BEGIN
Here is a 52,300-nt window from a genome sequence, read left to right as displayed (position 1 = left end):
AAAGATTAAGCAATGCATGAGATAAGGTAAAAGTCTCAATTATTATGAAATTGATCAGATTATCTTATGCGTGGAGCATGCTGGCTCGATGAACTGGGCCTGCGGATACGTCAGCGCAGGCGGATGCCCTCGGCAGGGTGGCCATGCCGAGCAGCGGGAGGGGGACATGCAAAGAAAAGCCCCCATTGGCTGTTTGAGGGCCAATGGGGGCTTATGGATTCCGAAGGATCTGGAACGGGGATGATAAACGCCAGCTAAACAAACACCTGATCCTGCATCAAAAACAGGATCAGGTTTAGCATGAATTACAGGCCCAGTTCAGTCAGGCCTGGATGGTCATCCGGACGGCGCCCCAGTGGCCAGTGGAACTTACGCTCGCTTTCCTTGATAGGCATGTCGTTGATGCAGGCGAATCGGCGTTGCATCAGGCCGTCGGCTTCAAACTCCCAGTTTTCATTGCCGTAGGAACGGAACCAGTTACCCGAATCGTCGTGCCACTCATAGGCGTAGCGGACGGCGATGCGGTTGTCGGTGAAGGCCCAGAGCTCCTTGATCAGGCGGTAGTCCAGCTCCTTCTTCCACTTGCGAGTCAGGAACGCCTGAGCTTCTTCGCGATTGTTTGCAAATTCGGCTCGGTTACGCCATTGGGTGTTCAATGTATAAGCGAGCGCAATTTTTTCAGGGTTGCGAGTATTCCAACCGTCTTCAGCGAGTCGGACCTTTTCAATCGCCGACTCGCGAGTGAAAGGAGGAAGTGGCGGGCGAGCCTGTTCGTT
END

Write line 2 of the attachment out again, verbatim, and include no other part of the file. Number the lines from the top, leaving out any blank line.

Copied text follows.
AAAGATTAAGCAATGCATGAGATAAGGTAAAAGTCTCAATTATTATGAAATTGATCAGATTATCTTATGCGTGGAGCATGCTGGCTCGATGAACTGGGCCTGCGGATACGTCAGCGCAGGCGGATGCCCTCGGCAGGGTGGCCATGCCGAGCAGCGGGAGGGGGACATGCAAAGAAAAGCCCCCATTGGCTGTTTGAGGGCCAATGGGGGCTTATGGATTCCGAAGGATCTGGAACGGGGATGATAAACGCCAGCTAAACAAACACCTGATCCTGCATCAAAAACAGGATCAGGTTTAGCATGAATTACAGGCCCAGTTCAGTCAGGCCTGGATGGTCATCCGGACGGCGCCCCAGTGGCCAGTGGAACTTACGCTCGCTTTCCTTGATAGGCATGTCGTTGATGCAGGCGAATCGGCGTTGCATCAGGCCGTCGGCTTCAAACTCCCAGTTTTCATTGCCGTAGGAACGGAACCAGTTACCCGAATCGTCGTGCCACTCATAGGCGTAGCGGACGGCGATGCGGTTGTCGGTGAAGGCCCAGAGCTCCTTGATCAGGCGGTAGTCCAGCTCCTTCTTCCACTTGCGAGTCAGGAACGCCTGAGCTTCTTCGCGATTGTTTGCAAATTCGGCTCGGTTACGCCATTGGGTGTTCAATGTATAAGCGAGCGCAATTTTTTCAGGGTTGCGAGTATTCCAACCGTCTTCAGCGAGTCGGACCTTTTCAATCGCCGACTCGCGAGTGAAAGGAGGAAGTGGCGGGCGAGCCTGTTCGTT